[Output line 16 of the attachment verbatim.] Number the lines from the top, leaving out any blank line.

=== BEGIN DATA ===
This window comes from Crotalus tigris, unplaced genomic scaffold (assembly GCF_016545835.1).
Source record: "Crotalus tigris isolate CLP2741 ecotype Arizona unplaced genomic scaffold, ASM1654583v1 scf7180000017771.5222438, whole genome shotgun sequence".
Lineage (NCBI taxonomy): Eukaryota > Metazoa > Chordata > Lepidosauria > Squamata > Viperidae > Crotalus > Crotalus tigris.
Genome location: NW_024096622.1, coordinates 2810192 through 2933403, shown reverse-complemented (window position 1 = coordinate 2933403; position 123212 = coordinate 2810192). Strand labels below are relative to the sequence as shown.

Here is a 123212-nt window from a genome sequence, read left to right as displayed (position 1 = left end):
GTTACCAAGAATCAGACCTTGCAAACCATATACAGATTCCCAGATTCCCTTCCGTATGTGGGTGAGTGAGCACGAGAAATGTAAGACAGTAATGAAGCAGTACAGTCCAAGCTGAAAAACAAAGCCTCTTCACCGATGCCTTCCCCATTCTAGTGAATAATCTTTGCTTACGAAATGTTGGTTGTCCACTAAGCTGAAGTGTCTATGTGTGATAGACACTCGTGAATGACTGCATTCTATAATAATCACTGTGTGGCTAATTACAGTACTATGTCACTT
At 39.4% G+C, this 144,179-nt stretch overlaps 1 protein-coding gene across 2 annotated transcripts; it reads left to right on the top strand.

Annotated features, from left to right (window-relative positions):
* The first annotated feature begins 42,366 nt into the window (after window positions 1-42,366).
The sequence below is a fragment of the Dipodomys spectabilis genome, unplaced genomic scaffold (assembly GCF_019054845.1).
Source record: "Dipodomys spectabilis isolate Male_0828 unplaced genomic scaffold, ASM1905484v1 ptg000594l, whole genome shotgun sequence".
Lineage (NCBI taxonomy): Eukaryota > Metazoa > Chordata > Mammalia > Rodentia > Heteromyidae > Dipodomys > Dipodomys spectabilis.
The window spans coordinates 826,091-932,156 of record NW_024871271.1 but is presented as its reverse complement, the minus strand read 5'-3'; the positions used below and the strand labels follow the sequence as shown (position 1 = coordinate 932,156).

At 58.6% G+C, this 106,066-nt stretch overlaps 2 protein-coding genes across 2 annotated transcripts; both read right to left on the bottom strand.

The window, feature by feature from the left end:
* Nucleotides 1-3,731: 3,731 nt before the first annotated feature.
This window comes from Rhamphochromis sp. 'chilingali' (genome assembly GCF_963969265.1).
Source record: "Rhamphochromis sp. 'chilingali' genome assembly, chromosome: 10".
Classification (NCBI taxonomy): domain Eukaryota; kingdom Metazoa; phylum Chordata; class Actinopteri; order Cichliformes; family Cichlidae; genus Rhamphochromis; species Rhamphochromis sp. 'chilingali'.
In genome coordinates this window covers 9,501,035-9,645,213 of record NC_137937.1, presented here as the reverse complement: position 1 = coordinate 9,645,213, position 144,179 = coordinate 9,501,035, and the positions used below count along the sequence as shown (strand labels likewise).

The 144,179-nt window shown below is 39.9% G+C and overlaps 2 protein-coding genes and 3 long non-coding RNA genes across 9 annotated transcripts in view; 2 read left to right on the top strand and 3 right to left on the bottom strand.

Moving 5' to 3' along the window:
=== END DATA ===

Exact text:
* Nucleotides 1-3,731: 3,731 nt before the first annotated feature.